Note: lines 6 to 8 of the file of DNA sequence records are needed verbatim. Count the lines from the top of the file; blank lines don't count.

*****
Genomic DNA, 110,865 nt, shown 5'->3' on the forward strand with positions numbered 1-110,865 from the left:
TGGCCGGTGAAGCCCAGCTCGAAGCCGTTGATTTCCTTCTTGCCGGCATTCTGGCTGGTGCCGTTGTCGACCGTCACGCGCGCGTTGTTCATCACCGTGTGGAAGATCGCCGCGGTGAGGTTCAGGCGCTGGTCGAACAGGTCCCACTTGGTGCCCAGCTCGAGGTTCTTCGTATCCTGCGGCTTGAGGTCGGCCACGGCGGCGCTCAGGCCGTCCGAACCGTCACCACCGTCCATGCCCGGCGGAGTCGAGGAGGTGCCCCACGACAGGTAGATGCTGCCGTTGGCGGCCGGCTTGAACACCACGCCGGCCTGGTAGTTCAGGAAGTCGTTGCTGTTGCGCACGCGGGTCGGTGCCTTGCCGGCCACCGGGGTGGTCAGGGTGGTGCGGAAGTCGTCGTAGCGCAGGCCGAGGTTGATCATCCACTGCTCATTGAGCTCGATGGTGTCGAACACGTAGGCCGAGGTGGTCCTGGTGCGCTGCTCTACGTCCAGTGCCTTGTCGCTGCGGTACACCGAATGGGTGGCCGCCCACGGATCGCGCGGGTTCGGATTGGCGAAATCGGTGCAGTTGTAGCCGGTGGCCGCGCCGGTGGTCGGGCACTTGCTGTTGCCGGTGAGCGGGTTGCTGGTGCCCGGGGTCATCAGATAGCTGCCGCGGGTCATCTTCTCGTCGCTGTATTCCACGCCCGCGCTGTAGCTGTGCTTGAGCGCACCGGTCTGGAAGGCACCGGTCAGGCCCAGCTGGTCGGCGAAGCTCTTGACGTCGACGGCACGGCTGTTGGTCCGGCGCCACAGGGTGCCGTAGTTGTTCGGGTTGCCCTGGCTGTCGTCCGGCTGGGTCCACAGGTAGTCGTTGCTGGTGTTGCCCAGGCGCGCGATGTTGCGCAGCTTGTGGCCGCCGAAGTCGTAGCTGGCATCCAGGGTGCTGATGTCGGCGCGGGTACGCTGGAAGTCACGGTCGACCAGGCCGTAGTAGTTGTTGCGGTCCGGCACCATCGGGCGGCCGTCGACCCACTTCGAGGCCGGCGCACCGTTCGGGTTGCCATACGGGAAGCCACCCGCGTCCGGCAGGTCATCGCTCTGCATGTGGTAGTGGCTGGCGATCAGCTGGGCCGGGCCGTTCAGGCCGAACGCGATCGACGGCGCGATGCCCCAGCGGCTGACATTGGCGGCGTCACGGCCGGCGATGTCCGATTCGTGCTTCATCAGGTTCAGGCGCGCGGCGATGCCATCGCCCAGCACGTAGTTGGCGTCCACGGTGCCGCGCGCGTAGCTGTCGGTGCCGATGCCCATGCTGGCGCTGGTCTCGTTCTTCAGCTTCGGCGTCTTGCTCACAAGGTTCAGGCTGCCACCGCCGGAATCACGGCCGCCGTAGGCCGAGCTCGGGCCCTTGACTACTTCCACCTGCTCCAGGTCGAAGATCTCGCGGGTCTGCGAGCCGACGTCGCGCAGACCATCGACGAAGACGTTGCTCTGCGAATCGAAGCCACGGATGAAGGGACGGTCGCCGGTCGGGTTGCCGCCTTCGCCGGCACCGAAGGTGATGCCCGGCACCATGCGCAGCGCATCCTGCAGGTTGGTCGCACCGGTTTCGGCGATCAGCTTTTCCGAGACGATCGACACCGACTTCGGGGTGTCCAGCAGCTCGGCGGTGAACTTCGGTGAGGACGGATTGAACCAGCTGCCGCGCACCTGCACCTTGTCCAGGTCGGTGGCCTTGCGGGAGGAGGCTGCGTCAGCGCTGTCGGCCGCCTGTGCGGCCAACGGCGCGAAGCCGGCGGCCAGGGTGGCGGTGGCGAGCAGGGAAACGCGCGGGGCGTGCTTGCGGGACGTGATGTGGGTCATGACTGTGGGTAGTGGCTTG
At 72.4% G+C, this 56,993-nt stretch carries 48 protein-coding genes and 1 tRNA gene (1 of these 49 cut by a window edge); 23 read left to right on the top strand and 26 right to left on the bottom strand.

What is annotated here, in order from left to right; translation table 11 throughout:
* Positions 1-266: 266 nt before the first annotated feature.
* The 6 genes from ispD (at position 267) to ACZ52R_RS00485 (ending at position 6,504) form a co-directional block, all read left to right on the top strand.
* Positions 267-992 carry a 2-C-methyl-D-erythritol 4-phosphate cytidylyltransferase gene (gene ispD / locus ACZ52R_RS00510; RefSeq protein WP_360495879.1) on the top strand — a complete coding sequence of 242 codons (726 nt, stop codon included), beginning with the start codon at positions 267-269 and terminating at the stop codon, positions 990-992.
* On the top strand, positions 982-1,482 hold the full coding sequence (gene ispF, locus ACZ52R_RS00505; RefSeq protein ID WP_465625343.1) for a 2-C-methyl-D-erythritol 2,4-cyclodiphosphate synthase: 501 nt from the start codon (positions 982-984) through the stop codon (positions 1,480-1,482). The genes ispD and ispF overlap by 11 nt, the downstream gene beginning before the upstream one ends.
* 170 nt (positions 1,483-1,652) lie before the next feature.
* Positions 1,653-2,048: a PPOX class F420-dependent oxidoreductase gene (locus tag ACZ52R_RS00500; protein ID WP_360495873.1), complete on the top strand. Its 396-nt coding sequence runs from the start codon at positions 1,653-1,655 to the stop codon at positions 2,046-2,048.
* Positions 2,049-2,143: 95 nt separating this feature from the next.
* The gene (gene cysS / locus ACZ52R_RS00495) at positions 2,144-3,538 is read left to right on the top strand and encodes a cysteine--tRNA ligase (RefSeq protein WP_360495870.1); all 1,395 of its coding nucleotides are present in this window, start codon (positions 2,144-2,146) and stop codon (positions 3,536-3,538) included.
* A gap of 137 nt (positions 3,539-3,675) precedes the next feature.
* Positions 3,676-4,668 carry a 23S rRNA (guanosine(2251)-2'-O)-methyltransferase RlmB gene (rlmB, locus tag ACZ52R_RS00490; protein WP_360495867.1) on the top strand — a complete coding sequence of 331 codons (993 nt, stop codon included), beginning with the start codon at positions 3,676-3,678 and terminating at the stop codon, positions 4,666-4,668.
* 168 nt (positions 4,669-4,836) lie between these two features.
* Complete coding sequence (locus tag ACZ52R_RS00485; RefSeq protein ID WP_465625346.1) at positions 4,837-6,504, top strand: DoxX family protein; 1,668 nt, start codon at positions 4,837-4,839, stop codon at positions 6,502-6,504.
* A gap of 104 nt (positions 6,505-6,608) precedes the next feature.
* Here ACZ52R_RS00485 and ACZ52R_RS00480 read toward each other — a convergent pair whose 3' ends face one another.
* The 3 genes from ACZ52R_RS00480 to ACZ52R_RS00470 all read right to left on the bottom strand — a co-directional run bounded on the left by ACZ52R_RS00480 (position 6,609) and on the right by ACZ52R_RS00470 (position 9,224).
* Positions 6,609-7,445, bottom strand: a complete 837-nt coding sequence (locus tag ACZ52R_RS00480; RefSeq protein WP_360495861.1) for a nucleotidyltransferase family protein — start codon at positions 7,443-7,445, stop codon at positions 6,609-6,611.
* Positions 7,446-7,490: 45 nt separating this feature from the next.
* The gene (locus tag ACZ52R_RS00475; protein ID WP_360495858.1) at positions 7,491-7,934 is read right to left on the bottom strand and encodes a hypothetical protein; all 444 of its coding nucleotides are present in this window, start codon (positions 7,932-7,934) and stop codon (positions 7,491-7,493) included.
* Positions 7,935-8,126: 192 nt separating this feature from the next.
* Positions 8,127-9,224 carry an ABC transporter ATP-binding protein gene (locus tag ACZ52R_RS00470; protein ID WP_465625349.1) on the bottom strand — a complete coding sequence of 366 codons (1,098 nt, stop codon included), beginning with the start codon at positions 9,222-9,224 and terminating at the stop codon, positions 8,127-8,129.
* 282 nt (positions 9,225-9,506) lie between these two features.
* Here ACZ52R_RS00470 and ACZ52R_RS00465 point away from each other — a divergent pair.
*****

* The 6 genes from ispD (at position 267) to ACZ52R_RS00485 (ending at position 6,504) form a co-directional block, all read left to right on the top strand.
* Positions 267-992 carry a 2-C-methyl-D-erythritol 4-phosphate cytidylyltransferase gene (gene ispD / locus ACZ52R_RS00510; RefSeq protein WP_360495879.1) on the top strand — a complete coding sequence of 242 codons (726 nt, stop codon included), beginning with the start codon at positions 267-269 and terminating at the stop codon, positions 990-992.
* On the top strand, positions 982-1,482 hold the full coding sequence (gene ispF, locus ACZ52R_RS00505; RefSeq protein ID WP_465625343.1) for a 2-C-methyl-D-erythritol 2,4-cyclodiphosphate synthase: 501 nt from the start codon (positions 982-984) through the stop codon (positions 1,480-1,482). The genes ispD and ispF overlap by 11 nt, the downstream gene beginning before the upstream one ends.